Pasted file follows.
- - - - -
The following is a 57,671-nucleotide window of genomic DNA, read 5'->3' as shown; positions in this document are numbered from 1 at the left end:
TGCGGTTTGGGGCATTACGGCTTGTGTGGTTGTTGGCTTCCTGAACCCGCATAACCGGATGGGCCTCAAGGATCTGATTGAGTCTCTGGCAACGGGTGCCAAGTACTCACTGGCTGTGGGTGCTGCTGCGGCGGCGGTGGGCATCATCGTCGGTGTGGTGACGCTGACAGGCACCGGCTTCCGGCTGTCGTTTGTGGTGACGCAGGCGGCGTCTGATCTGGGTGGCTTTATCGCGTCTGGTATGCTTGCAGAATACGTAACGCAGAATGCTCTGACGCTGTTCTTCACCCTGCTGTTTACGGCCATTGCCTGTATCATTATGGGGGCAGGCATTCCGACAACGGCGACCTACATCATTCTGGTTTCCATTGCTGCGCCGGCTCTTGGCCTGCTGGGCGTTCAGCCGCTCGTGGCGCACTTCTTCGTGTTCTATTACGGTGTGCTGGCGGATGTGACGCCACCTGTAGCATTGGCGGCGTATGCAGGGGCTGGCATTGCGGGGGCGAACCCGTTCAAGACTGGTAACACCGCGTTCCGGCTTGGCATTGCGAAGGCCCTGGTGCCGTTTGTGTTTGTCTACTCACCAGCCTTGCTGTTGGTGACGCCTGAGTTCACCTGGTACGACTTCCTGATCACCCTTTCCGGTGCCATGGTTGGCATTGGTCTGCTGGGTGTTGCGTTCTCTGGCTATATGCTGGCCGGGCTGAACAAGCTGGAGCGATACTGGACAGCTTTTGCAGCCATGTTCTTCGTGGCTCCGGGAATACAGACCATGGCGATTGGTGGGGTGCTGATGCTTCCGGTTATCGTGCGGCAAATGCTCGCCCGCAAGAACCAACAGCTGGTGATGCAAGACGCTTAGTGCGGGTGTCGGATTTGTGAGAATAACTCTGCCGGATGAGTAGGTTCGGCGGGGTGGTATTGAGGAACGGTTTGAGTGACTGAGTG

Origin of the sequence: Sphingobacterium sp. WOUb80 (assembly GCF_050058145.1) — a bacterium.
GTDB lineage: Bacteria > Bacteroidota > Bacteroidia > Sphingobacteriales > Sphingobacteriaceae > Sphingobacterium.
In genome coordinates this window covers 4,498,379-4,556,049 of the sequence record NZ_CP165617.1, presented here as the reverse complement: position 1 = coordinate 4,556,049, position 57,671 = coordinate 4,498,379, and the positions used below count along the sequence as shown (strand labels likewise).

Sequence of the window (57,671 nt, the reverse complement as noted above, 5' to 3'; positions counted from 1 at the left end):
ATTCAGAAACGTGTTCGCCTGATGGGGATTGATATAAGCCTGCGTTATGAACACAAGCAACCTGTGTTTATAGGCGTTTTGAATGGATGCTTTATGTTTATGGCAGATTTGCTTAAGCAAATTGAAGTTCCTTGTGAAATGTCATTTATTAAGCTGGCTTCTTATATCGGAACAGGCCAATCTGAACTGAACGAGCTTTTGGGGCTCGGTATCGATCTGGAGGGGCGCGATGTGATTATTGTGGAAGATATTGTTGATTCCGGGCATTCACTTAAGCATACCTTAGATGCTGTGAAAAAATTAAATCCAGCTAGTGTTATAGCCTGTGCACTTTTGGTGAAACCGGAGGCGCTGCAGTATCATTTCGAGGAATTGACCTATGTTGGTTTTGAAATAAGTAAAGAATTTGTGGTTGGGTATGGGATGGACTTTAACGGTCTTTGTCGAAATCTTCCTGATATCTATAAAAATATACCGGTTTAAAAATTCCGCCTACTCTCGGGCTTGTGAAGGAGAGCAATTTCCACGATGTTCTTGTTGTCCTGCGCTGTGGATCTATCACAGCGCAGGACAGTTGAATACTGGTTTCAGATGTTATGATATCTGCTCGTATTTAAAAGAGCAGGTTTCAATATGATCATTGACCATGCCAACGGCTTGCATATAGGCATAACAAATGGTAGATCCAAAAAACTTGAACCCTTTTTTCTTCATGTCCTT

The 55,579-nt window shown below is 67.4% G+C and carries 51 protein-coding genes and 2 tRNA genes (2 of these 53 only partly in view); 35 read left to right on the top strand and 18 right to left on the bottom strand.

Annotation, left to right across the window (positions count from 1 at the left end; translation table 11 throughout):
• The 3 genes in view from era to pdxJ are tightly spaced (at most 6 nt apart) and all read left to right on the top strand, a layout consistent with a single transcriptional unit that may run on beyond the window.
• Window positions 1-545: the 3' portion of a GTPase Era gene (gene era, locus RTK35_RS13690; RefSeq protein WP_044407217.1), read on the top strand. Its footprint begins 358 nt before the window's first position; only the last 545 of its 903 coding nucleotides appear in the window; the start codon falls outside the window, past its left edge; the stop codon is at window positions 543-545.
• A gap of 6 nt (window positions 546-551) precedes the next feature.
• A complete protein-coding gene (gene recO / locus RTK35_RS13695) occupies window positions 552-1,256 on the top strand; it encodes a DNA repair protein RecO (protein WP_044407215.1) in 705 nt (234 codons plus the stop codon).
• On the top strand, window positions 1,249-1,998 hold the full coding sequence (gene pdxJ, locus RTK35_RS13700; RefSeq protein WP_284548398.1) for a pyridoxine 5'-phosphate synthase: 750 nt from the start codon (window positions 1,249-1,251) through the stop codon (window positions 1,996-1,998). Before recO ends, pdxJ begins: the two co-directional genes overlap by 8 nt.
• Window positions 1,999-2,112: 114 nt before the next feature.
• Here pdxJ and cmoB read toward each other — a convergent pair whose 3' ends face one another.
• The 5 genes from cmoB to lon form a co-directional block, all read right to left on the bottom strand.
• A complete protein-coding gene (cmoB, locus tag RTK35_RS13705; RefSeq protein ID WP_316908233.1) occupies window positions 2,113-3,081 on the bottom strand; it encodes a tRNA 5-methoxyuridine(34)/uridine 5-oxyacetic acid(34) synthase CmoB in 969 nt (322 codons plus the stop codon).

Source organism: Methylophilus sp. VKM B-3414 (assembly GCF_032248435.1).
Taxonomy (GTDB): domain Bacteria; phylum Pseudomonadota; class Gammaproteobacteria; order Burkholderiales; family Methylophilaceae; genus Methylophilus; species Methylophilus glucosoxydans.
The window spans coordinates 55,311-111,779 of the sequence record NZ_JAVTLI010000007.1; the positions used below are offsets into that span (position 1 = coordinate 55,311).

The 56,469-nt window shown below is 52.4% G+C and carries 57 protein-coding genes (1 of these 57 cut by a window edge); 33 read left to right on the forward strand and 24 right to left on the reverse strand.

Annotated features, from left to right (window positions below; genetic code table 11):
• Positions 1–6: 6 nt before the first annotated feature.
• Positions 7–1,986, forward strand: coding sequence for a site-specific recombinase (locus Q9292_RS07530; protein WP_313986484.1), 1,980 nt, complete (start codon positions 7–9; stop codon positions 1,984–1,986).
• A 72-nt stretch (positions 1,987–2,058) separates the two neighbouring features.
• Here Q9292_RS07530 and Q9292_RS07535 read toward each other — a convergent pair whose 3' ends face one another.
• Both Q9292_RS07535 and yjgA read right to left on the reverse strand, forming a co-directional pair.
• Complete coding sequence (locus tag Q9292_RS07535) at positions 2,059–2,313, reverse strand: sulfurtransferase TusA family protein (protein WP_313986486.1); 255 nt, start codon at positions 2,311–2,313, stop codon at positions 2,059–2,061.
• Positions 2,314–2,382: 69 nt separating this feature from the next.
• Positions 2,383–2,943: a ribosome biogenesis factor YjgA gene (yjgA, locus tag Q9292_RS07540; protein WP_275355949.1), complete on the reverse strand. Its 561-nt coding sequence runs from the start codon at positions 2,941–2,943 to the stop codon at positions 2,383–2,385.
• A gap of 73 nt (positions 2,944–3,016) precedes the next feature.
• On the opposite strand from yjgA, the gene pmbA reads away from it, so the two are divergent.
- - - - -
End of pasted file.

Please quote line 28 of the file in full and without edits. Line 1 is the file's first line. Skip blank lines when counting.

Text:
• Both Q9292_RS07535 and yjgA read right to left on the reverse strand, forming a co-directional pair.